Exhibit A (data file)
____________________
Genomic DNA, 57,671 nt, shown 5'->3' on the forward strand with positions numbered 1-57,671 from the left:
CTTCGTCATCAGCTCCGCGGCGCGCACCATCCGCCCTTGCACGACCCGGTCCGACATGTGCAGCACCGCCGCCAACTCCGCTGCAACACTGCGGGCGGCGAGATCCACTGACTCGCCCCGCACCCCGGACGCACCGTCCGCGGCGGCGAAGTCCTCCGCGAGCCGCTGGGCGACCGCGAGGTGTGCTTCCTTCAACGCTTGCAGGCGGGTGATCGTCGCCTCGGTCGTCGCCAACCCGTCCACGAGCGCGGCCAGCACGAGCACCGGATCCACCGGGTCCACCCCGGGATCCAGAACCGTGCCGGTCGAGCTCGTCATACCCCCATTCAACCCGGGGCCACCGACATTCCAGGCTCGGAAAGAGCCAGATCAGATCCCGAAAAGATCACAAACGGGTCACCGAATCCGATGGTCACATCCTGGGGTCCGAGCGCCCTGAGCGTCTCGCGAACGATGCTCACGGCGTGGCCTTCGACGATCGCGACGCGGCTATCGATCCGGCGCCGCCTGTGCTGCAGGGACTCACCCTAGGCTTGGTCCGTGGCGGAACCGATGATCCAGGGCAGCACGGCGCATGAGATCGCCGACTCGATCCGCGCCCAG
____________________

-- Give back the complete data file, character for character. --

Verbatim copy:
Genomic DNA, 57,671 nt, shown 5'->3' on the forward strand with positions numbered 1-57,671 from the left:
CTTCGTCATCAGCTCCGCGGCGCGCACCATCCGCCCTTGCACGACCCGGTCCGACATGTGCAGCACCGCCGCCAACTCCGCTGCAACACTGCGGGCGGCGAGATCCACTGACTCGCCCCGCACCCCGGACGCACCGTCCGCGGCGGCGAAGTCCTCCGCGAGCCGCTGGGCGACCGCGAGGTGTGCTTCCTTCAACGCTTGCAGGCGGGTGATCGTCGCCTCGGTCGTCGCCAACCCGTCCACGAGCGCGGCCAGCACGAGCACCGGATCCACCGGGTCCACCCCGGGATCCAGAACCGTGCCGGTCGAGCTCGTCATACCCCCATTCAACCCGGGGCCACCGACATTCCAGGCTCGGAAAGAGCCAGATCAGATCCCGAAAAGATCACAAACGGGTCACCGAATCCGATGGTCACATCCTGGGGTCCGAGCGCCCTGAGCGTCTCGCGAACGATGCTCACGGCGTGGCCTTCGACGATCGCGACGCGGCTATCGATCCGGCGCCGCCTGTGCTGCAGGGACTCACCCTAGGCTTGGTCCGTGGCGGAACCGATGATCCAGGGCAGCACGGCGCATGAGATCGCCGACTCGATCCGCGCCCAG